Bilateral facial palsy in an adult with chickenpox
Keywords:Varicella, Chickenpox, Facial palsy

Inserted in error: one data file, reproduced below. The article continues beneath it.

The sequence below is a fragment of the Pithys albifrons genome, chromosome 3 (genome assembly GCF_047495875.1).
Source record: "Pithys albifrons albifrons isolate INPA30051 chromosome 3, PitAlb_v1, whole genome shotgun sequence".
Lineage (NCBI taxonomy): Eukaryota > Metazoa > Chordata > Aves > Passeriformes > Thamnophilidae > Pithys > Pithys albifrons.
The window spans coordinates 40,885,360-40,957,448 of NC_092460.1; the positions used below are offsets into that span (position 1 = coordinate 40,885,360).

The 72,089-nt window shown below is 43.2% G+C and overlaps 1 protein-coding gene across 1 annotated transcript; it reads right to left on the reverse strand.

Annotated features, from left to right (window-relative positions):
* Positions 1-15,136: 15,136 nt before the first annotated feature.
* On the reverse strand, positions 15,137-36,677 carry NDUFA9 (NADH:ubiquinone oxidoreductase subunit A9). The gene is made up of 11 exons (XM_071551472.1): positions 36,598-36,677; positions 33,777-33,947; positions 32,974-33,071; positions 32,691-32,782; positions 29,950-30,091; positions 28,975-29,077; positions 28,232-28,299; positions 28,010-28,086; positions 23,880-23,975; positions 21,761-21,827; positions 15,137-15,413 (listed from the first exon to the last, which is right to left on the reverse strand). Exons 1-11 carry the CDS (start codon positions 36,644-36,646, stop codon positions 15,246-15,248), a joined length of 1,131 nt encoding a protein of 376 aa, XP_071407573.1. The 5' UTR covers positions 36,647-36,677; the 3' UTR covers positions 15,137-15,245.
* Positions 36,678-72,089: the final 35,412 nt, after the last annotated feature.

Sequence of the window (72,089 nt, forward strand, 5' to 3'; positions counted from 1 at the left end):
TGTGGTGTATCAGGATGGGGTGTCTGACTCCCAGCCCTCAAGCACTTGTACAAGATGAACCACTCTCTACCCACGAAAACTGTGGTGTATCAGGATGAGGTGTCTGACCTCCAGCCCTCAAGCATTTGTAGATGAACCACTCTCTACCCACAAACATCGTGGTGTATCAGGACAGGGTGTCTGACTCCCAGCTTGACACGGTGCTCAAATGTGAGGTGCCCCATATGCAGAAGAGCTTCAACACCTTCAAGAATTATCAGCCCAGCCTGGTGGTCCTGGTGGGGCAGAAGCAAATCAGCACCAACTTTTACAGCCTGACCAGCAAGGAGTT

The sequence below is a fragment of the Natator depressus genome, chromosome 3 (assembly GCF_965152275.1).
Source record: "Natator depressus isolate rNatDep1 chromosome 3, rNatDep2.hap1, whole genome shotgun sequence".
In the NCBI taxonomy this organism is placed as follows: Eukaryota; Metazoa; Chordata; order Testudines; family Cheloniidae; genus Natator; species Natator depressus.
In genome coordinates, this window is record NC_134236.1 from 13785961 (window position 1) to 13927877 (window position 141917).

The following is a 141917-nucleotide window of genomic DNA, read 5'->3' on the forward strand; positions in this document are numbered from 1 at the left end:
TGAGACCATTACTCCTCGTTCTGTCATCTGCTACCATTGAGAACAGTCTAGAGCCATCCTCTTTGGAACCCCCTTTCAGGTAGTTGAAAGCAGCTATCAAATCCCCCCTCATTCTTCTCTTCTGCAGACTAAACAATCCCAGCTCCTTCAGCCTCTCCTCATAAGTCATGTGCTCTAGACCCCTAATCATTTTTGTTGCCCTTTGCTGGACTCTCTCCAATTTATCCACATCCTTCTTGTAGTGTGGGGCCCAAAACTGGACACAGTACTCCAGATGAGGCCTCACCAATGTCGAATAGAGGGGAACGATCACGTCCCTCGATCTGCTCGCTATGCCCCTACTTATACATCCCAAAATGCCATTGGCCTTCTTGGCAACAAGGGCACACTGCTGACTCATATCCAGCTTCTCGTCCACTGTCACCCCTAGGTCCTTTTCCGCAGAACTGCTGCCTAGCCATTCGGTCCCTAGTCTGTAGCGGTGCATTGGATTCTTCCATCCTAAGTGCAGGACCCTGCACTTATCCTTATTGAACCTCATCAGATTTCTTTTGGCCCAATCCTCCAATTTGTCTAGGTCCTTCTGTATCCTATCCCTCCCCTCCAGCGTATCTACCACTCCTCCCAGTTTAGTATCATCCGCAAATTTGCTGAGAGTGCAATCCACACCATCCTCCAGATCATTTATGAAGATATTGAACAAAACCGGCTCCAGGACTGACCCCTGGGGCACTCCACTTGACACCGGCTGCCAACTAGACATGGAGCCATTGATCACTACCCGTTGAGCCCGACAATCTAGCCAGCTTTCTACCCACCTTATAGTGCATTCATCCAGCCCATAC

Chickenpox is a result of primary infection with varicella zoster virus. Isolated facial nerve palsy as a complication is rare, and here we report an extraordinary case of bilateral facial nerve palsy following chickenpox in an adult. A 55-year-old male presented to the emergency department with a day’s history of facial weakness. He had recently contracted chickenpox with an onset 16 days prior. Physical examination noted crusted vesicles all over the body and a bilateral facial palsy. There were no clinical signs of meningitis or cerebrovascular accident. He was managed with a short course of oral aciclovir and prednisolone and recovered fully after a month. Presentations of facial nerve palsy in chickenpox are rare and should be differentiated from Ramsay Hunt syndrome. Prognosis is relatively good with the majority of known cases seeing complete facial nerve recovery within 6 months.
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